How to measure R&D Effectiveness?

19 Apr 2015 StrongHold
Metrics that measure effectiveness of ongoing R&D have been difficult to obtain. Four types of R&D metrics have traditionally been used:
  • R&D Investments / Expenses
    • Total R&D Headcount
    • Total R&D Expense
    • R&D Expense as % of Revenue
    • R&D Expense increase/decrease from prior year
    • R&D Expense compared with peers/industry average
  • Project execution status
    • Performance relative to plans (costs and schedule)
    • Concept to Market Time
    • Number of Projects in the Pipeline
  • Historic results-based Metrics
    • Fraction of Revenues from New Products
    • Number of Patents generated
    • Number of Papers Published
    • Customer satisfaction with new products
  • ROI-based metrics
    • Return on Innovation Investment
    • Target NPV for each new product
The problem with most of these metrics is that they are not actionable. As we discussed earlier, R&D effectiveness needs to drive real business results. It is hard for managers to take concrete actions using these metrics to improve R&D effectiveness. All metrics need to be able to aggregate information across the R&D portfolio to help managers see trends and make decisions. Good metrics should allow segregation of management decisions into individual project level actions.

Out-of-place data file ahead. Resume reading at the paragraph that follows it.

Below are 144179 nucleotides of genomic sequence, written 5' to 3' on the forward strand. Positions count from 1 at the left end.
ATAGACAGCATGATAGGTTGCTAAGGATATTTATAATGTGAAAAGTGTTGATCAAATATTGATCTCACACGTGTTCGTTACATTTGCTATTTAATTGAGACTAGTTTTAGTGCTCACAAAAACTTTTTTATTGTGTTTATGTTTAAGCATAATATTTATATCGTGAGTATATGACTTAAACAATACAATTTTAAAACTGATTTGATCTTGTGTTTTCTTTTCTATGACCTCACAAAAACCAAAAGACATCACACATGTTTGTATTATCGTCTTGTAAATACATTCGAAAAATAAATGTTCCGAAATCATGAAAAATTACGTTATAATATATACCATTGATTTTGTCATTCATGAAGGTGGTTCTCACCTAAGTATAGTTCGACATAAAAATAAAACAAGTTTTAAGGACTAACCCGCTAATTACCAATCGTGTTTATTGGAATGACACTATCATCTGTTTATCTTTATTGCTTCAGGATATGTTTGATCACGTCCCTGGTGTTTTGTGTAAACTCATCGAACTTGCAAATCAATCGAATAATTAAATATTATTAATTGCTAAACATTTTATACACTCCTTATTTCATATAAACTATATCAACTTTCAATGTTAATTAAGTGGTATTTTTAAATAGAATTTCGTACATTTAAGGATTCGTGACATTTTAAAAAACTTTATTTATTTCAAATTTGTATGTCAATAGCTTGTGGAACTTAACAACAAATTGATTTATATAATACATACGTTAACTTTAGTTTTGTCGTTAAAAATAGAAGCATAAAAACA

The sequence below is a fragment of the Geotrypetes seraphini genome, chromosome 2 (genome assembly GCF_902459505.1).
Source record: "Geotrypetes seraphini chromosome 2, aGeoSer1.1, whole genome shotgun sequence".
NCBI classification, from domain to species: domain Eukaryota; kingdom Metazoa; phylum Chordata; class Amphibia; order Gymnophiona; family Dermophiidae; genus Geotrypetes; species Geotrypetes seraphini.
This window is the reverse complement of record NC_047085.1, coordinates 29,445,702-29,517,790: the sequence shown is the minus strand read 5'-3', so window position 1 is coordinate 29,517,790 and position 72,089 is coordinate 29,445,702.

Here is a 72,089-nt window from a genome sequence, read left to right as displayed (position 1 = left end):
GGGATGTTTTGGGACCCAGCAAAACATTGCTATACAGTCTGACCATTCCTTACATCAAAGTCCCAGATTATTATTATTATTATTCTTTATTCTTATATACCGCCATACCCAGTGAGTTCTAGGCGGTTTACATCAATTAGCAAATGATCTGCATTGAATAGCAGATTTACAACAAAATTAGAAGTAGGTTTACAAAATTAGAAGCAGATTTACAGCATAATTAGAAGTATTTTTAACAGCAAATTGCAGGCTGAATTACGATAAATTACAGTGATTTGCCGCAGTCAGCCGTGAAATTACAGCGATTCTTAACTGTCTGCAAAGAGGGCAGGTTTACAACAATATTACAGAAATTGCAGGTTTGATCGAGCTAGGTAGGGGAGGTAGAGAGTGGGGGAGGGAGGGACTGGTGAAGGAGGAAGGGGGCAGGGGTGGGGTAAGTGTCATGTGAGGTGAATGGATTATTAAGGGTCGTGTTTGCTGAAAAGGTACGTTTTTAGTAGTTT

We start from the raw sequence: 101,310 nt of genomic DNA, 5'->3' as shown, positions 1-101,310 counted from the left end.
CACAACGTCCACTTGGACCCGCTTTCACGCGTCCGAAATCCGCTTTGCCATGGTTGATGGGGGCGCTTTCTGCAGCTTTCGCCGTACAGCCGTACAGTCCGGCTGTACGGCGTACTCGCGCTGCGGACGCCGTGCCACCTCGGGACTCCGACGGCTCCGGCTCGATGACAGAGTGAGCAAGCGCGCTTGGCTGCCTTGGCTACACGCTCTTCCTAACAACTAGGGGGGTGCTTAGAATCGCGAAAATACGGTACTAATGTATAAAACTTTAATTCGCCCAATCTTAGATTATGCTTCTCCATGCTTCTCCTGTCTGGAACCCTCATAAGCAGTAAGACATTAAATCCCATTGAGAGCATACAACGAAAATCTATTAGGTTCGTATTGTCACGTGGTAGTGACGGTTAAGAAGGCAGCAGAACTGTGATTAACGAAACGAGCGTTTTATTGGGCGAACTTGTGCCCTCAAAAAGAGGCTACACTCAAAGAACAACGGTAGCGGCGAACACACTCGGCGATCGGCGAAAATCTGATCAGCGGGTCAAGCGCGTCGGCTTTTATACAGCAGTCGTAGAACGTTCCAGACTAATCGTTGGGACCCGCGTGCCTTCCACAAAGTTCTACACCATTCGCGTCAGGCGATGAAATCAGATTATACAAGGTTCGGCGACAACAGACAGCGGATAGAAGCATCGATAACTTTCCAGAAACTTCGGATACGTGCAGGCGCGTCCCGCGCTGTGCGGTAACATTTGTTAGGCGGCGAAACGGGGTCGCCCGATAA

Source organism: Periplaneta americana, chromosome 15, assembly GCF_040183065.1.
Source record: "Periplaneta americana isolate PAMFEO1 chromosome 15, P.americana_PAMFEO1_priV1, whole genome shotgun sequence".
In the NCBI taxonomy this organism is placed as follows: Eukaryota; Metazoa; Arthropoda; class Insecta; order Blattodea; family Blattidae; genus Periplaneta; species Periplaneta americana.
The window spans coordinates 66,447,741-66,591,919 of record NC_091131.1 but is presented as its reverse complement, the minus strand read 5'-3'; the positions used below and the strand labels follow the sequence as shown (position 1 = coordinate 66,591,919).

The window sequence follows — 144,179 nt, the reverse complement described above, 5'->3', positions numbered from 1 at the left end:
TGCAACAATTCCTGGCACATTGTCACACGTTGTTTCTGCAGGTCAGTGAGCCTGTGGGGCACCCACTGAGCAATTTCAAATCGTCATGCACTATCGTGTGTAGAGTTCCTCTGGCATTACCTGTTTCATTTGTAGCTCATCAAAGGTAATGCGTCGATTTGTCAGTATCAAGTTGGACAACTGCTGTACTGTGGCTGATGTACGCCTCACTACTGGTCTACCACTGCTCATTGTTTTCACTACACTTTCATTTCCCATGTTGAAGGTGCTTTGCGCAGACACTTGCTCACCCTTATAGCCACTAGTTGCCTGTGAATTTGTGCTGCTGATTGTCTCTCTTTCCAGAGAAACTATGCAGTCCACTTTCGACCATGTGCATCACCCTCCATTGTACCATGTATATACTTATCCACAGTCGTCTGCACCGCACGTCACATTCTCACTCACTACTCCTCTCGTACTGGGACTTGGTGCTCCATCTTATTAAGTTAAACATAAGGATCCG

The first two types of metrics are not directly related to ongoing R&D and its projected results. For example, what would happen if we increased our headcount or reduced it? There is no easy way to understand the impact on R&D pipeline. Will it improve revenues? When? Are there key technologies that will take time to develop no matter how much money you invest? It is not easy to tie headcounts to R&D results in the future.
Historic results-based metrics such as number of patents generated are all approximate indicators of R&D performance several years in the past. Managers can gain little direct insight into ongoing R&D effectiveness from these metrics. Nothing a manager can do now will impact number of patents issued or number of papers published. More importantly, it might be better for
ROI-based metrics tend to work better with product development projects near delivery, but they are very hard to use for early stage development. Furthermore, it is hard (if not impossible) to develop ROI on technology development effort that might impact a feature in several different products (think a new type of metal that can be used in different types of cars). ROI computation becomes even more difficult for disruptive innovation.
Over the next few weeks, we will discuss new kinds of metrics that can help managers improve R&D effectiveness…

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